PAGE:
In an editorial by Jennifer Rubin of The Washington Post called “Opinion: Biden gets an early Christmas gift: Good economic news,” she discusses the good economic news hearing into 2022. In excerpts below, she cites The Wall Street Journal and The Conference Board to support her claim.
“Presidents have some control over fiscal policy, but markets, the Federal Reserve and, yes, the state of the pandemic have a lot more say on how the economy is performing. Nevertheless, if President Biden can be bashed for bad economic news during his presidency (e.g., inflation), then he also should get some credit for successes. And right now, there is plenty for him to crow about.
Heading into the new year, the economy looks in better shape than Biden’s legislative agenda. The Wall Street Journal reports: ‘A booming U.S. economy is rippling around the world, leaving global supply chains struggling to keep up and pushing up prices. The force of the American expansion is also inducing overseas companies to invest in the U.S., betting that the growth is still accelerating and will outpace other major economies.‘
With a projected 7 percent annualized growth rate for the fourth quarter, the United States is running circles around Europe and China. That relative strength against the rest of the world, reflected in a strong dollar that lowers the cost of imports for U.S. consumers, matters greatly.
The economy grew 2.3 percent in the third quarter (higher than the expected 2.1 percent). Moreover, for all the talk of inflation and the pandemic, consumer confidence is through the roof. ABC News reports: ‘The Conference Board, a business research group, said Wednesday that its consumer confidence index — which takes into account consumers’ assessment of current conditions and their outlook for the future — rose to 115.8 in December, the highest reading since July.‘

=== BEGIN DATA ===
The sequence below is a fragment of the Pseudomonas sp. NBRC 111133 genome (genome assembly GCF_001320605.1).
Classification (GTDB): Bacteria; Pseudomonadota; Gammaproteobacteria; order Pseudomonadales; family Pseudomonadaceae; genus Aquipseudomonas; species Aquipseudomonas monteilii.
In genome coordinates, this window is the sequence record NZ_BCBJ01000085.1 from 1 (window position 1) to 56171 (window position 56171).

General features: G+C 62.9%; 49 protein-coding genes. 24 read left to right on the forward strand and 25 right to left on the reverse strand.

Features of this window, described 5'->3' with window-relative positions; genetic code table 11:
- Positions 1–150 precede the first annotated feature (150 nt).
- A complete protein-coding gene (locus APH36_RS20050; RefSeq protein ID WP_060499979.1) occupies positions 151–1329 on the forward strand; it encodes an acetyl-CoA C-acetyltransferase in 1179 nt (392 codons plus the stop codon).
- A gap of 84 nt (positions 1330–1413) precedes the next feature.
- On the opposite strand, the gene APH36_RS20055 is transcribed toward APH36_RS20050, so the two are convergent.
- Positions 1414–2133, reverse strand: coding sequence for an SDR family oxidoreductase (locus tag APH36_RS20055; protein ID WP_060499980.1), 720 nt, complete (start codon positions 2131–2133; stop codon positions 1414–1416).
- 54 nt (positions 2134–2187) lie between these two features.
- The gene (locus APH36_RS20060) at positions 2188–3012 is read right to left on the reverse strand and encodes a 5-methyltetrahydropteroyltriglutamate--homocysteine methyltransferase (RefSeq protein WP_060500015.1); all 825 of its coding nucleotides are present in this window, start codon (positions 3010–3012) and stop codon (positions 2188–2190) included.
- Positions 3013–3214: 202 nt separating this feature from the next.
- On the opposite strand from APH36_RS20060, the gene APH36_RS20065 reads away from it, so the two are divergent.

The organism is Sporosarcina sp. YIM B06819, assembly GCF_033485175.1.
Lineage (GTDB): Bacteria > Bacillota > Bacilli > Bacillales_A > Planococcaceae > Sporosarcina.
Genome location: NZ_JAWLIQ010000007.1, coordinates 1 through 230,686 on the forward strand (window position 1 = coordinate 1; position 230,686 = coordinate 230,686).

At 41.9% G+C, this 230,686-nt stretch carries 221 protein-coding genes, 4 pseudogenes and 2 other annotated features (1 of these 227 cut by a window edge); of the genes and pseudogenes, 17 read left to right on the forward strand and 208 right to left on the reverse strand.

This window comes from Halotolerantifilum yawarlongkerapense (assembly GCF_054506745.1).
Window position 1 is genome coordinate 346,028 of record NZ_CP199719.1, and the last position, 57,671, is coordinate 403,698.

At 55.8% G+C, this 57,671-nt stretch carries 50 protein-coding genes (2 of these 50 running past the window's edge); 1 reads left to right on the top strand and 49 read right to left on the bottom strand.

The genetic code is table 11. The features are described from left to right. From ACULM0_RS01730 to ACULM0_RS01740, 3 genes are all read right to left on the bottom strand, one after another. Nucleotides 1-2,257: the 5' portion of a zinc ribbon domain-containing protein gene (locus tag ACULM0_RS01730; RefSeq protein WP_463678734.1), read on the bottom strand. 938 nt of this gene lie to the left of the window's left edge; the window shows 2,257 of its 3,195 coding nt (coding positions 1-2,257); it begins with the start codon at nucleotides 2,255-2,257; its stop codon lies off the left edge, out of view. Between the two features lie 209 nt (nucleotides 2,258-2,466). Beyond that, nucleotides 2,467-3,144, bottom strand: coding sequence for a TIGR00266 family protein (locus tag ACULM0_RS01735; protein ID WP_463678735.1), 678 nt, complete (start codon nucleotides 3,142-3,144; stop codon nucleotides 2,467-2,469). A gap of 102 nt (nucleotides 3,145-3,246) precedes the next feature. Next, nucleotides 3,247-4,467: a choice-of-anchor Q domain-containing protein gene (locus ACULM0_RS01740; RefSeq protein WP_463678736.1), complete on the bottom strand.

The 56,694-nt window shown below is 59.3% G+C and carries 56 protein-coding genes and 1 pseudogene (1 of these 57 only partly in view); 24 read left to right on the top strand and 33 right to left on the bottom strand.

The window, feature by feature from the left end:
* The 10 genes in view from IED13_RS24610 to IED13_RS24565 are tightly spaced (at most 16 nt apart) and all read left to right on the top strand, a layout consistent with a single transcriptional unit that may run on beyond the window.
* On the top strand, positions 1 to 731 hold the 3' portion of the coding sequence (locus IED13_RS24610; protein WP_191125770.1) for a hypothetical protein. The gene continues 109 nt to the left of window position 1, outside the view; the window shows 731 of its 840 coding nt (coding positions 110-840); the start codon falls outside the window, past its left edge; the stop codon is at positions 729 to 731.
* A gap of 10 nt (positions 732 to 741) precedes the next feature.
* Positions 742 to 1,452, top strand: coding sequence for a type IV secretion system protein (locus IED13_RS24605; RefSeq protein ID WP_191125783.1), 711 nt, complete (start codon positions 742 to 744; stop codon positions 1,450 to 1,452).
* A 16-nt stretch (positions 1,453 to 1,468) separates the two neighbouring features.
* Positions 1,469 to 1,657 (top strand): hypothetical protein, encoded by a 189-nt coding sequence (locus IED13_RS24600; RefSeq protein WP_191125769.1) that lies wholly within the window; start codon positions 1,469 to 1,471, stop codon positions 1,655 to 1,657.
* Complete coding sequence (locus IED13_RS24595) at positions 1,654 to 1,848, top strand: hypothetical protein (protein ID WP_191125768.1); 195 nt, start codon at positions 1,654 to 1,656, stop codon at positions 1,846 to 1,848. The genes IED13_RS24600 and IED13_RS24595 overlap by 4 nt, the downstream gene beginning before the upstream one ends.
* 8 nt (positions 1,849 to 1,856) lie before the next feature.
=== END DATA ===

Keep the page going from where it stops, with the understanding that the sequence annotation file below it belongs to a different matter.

…Furthermore supply chain woes are showing signs of abating. As Biden said at a meeting on Wednesday with his supply chain task force, “Packages are moving, gifts are being delivered and shelves are not empty.” He was also able to point to concrete steps his administration has taken to address the issue, such as obtaining the ports’ agreement to operate 24/7.“
The full editorial can be linked to below. Rubin’s first point about presidents getting too much credit and blame for the economy is a good one. Yet, they do provide headwinds and tailwinds, usually a little of both. Biden’s predecessor inherited an economy that was in its 91st consecutive month of economic growth in January 2017 with six consecutive years of 2 million plus annual job growth. To his credit, it continued and was lifted some by a temporary sugar rush of the corporate tax cut in 2018, before falling back to previous levels after the sugar rush waned. Once the pandemic hit, all bets were off and we retrenched.
Biden and Trump invested in stimulus payments to get the economy going providing money to spend. And, it helped tide us over until more of us started working. Was it the best use of funds? Arguably. Some contended we should have provided the subsidies to employers to keep people employed. I would preferred to have seen that, as people would still be tethered to their job. The recently passed Infrastructure Bill will provide some additional tailwinds as would the Build Back Better bill that is still waylaid.
Inflation is of course a concern. Yet, politicos like to highlight bad news when their tribe is not in charge and lessen the focus on good news. In addition to the new COVID strain, what gives me pause is the stock market continues to remain at record high levels. The question is how long can it remain there? If you know that, you are way ahead in the game.